News digest 16 July 2013

News digest 16 July 2013

16 July 2013

Today’s digest opens with evidence of how the government continues to ignore the facts and carry on regardless. Yesterday work and pensions secretary Iain Duncan Smith defended the roll out of the new £26,000 welfare cap across the country just as the Resolution Foundation found out that most ordinary workers are priced out of the south east and that a third of Britain is effectively off limits to lower income working families. Duncan Smith claimed that the benefit cap changes were forcing people into work - even after he was criticised for making the claims by the government’s statistics watchdog – and said that there was no evidence that families subject to the cap would be made homeless.

The real issue of rising private sector rents charged by buy-to-let landlords seems to be ignored while families face the choice of cutting back on essentials or having to move long distances away from established support networks as they are forced to find cheaper places to live. While the polls present public backing for the measure - the continued demonisation of benefit claimants by the right-wing press seems to be working its magic – the changes which will affect 56,000 households and only save some £110 million could see thousands of children thrust deeper into poverty as parents are forced to cut spending on food, clothing and childcare to meet the exorbitant rents and high childcare costs that the Con-Dem government has done nothing to curb.

Even worse the Indie and Times report that the benefits crackdown will get tougher with plans to restrict the cap to £20,000 if the Tories win the next election and the Mirror uncovers a plan to deny teenage single mothers any benefits unless they live with their parents or in supervised hostels, looks like we’re returning to the Victorian age with an ever starker divide between the haves and have knots.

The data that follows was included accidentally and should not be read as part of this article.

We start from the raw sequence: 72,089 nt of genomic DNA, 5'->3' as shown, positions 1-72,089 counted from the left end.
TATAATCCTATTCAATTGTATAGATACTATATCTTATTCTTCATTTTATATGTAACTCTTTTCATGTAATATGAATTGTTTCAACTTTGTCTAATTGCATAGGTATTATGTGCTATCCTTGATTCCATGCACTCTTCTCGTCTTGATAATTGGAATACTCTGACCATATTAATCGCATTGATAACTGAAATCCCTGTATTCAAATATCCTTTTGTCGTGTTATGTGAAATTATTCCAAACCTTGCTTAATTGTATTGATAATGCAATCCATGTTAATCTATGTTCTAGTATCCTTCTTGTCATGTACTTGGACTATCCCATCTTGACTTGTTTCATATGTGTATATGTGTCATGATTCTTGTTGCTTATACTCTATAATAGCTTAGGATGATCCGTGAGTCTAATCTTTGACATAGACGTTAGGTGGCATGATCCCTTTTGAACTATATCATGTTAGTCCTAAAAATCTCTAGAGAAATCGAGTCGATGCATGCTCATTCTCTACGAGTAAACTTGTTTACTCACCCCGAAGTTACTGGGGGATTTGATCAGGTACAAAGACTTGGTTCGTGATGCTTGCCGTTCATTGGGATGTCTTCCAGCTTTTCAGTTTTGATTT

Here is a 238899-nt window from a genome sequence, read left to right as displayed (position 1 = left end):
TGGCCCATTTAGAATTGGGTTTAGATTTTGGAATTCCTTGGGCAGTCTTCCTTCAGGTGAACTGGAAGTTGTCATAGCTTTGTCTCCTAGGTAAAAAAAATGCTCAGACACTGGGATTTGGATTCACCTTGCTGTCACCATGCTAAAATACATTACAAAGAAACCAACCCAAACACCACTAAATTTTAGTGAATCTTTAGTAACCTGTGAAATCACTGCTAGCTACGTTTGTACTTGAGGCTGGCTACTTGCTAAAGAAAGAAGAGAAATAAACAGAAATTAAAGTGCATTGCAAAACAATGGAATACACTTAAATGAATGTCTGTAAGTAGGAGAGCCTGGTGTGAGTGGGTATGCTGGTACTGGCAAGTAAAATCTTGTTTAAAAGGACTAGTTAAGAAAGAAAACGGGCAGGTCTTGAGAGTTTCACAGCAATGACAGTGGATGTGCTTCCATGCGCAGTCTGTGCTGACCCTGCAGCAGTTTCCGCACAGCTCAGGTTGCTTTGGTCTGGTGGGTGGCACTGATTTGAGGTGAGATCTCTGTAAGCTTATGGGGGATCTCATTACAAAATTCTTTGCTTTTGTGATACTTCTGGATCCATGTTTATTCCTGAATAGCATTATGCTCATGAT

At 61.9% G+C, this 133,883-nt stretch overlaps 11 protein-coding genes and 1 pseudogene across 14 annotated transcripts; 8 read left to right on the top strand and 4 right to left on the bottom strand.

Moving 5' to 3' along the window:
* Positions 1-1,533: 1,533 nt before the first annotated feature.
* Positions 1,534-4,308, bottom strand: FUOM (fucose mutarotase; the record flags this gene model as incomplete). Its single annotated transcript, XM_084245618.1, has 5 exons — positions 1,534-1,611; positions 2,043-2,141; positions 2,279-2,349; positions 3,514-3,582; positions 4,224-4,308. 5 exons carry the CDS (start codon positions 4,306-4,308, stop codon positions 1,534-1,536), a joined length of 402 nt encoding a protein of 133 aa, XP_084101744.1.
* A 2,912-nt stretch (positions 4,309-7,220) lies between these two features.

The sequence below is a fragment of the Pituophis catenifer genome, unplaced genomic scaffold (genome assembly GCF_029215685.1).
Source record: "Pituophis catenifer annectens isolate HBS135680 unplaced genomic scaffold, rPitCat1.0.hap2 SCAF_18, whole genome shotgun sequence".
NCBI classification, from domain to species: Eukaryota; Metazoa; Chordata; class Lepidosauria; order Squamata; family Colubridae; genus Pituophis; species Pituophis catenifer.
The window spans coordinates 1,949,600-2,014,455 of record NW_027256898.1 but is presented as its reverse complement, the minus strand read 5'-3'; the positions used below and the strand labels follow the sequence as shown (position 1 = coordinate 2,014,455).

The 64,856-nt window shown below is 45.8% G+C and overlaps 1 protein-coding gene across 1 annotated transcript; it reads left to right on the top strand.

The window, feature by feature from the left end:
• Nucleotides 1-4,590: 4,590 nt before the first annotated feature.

And talking of benefit cuts and haves and have nots a number of the papers report on Prince Charles tax status, the Indie headline sums it up well as ‘aide defends Prince’s tax-exempt status’ while the Sun is more matter of fact and simple says ‘Prince pays less than his servants’ so much for we’re all in this together.

And finally there is more coverage of the NHS as the merciless attack on care continues. Again there is a lot of negative coverage about ‘horror hospitals’ and care failings, and the Tories look to be trying to place the blame at the feet of shadow health secretary Andy Burnham, although there is a warning for the Tories from Rachel Sylvester in the Times. The devil will be in the detail, the one thing you can be sure of the NHS is not safe in the Tories’ hands, it is more likely to be slowly strangled, and the worrying concern is the latest polls put Labour and the Tories neck and neck, the threat of five further years of Con-Dem austerity remains…

 Morning Star

 Daily Mirror



  • BBC accused of bias in welfare row (p2)
  • Demolish Heathrow, says Boris (p11)
  • China holds Glaxo staff over bribery (p59)
  • Thornton’s tastes success (p62)
  • Cobham mops up military trainer (p62)


 Times (no links all stories behind paywall)

  • Tories plan new assault on welfare handouts (p1)
  • MPs’ questions over tobacco packaging curbs smoulder on (p6)
  • Diary: Wages of spin (p11) – Unite cited
  • Britain tops league of millionaire bankers (p14)
  • Using NHS as a football will be a Tory own goal – Rachel Sylvester (p21)
  • Co-op will have to cut hundreds of jobs to survive (p31)
  • Direct Line joins rush to start law division (p33)
  • Datsun returns (p35)
  • Honeywell joins inquiry into Dreamliner’s Heathrow fire (p37)




  • Abandon Trident at your peril (p1)
  • Callous: The verdict on NHS care for the dying (p1)
  • Tories draw level with Labour as Ukip support tails off (p1)
  • IDS defies experts to insist benefit cap working (p6)
  • Prince Charles pays less tax than his domestic staff (p6)
  • Pricing scandal sees NHS pay £89 for cod-liver oil capsules (p8)
  • Labour must bear blame for shameful decline of the NHS – Sean Worth (p18)
  • GSK probe in China (b1)
  • Cobham buys chopper firm (b3)
  • Boris’ new airport ‘will cost £45 billion’ (b5)

 FT (no links all stories behind paywall)

  • China steps up GSK bribery probe (p1)
  • Cameron accused of hypocrisy over lobbyist’s visit to Downing Street (p2)
  • Long term overhaul of roads promised (p3)
  • Bonuses shrink for top UK bankers (p16)
  • Latest challenge for G4S raises talk of cash call (p19)

Edited by Mik Sabiers

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